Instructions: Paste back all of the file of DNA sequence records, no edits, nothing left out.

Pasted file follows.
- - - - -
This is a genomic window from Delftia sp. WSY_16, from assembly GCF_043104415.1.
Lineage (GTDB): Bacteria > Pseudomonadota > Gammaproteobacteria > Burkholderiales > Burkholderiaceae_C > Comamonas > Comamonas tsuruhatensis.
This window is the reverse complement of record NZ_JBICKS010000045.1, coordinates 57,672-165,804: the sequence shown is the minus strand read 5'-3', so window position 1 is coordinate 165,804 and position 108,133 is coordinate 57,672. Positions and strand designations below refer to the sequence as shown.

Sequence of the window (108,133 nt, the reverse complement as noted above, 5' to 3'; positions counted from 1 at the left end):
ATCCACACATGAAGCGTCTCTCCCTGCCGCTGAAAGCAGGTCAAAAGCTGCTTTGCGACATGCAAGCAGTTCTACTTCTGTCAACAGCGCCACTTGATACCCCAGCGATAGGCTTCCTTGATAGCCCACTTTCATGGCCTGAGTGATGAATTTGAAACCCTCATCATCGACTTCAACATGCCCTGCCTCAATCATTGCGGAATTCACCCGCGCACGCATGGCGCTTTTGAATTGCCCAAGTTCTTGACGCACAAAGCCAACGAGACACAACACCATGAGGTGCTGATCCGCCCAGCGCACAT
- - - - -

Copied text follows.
This is a genomic window from Delftia sp. WSY_16, from assembly GCF_043104415.1.
Lineage (GTDB): Bacteria > Pseudomonadota > Gammaproteobacteria > Burkholderiales > Burkholderiaceae_C > Comamonas > Comamonas tsuruhatensis.
This window is the reverse complement of record NZ_JBICKS010000045.1, coordinates 57,672-165,804: the sequence shown is the minus strand read 5'-3', so window position 1 is coordinate 165,804 and position 108,133 is coordinate 57,672. Positions and strand designations below refer to the sequence as shown.

Sequence of the window (108,133 nt, the reverse complement as noted above, 5' to 3'; positions counted from 1 at the left end):
ATCCACACATGAAGCGTCTCTCCCTGCCGCTGAAAGCAGGTCAAAAGCTGCTTTGCGACATGCAAGCAGTTCTACTTCTGTCAACAGCGCCACTTGATACCCCAGCGATAGGCTTCCTTGATAGCCCACTTTCATGGCCTGAGTGATGAATTTGAAACCCTCATCATCGACTTCAACATGCCCTGCCTCAATCATTGCGGAATTCACCCGCGCACGCATGGCGCTTTTGAATTGCCCAAGTTCTTGACGCACAAAGCCAACGAGACACAACACCATGAGGTGCTGATCCGCCCAGCGCACAT